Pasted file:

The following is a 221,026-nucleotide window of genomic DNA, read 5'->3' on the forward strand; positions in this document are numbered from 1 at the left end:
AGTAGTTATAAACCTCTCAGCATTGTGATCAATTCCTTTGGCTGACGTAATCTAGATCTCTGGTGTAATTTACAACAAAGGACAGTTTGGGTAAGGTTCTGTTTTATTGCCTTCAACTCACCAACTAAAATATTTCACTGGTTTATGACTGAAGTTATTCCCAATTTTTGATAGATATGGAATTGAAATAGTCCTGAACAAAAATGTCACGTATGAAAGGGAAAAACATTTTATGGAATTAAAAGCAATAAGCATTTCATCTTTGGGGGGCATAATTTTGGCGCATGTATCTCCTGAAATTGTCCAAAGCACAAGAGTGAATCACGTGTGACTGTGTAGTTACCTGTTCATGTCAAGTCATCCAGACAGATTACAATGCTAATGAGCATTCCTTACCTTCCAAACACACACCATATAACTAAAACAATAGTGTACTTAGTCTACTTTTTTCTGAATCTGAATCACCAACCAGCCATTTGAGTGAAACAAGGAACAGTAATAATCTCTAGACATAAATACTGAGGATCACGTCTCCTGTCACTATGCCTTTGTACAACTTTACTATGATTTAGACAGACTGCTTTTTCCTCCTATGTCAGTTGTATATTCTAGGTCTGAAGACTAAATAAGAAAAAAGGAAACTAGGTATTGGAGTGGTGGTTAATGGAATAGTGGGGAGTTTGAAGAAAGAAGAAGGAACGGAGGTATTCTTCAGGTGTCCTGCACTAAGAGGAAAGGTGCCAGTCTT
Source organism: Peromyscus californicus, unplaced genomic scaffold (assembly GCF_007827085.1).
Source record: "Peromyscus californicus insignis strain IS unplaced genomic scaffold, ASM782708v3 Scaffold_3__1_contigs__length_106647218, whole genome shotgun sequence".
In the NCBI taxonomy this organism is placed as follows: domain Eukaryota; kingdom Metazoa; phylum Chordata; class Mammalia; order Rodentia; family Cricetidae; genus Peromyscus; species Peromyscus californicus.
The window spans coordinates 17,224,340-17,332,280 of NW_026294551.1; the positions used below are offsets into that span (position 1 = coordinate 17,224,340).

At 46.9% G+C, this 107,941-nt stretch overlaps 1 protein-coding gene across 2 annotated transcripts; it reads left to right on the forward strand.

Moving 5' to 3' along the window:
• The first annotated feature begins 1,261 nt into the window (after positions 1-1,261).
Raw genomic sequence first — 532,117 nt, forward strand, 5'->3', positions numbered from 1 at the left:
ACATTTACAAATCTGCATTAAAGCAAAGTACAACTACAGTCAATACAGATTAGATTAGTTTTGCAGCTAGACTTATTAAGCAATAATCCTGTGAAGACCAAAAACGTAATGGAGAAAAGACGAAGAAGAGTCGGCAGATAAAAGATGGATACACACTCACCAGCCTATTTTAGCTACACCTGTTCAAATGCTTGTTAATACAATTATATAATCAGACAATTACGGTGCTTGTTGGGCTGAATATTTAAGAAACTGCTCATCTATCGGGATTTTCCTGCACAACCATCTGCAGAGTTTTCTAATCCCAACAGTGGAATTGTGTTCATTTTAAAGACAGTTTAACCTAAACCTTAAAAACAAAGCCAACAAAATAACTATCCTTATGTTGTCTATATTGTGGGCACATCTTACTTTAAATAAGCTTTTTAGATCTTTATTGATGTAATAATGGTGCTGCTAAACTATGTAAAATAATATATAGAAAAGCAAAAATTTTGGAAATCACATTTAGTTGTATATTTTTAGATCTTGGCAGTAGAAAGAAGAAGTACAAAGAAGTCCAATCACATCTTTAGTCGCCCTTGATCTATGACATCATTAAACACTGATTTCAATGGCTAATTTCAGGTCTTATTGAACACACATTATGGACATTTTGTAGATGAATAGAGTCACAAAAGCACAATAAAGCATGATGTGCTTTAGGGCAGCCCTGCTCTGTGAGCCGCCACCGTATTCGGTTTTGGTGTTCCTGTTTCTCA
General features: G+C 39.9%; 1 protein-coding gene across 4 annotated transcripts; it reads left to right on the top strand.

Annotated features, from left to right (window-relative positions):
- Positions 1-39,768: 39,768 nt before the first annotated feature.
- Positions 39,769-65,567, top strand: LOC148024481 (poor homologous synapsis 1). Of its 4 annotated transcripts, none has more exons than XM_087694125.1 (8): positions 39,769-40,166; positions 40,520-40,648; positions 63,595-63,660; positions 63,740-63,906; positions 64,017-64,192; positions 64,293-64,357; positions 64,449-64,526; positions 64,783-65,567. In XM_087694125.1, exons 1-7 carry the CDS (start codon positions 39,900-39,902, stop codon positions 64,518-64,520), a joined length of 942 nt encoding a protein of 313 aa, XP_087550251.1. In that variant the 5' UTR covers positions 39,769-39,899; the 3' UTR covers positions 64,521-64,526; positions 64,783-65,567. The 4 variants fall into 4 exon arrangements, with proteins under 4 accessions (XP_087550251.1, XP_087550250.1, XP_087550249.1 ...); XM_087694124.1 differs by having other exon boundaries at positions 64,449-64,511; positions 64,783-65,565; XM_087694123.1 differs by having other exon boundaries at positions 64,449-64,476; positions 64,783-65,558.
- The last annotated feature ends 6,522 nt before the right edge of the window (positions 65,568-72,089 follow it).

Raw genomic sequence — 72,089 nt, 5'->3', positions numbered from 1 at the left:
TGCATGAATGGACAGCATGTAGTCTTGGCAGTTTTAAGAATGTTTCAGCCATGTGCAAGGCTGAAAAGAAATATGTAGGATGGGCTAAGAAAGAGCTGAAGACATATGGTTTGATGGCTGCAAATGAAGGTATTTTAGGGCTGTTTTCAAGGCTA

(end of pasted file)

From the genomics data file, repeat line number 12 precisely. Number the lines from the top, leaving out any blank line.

General features: G+C 39.9%; 1 protein-coding gene across 4 annotated transcripts; it reads left to right on the top strand.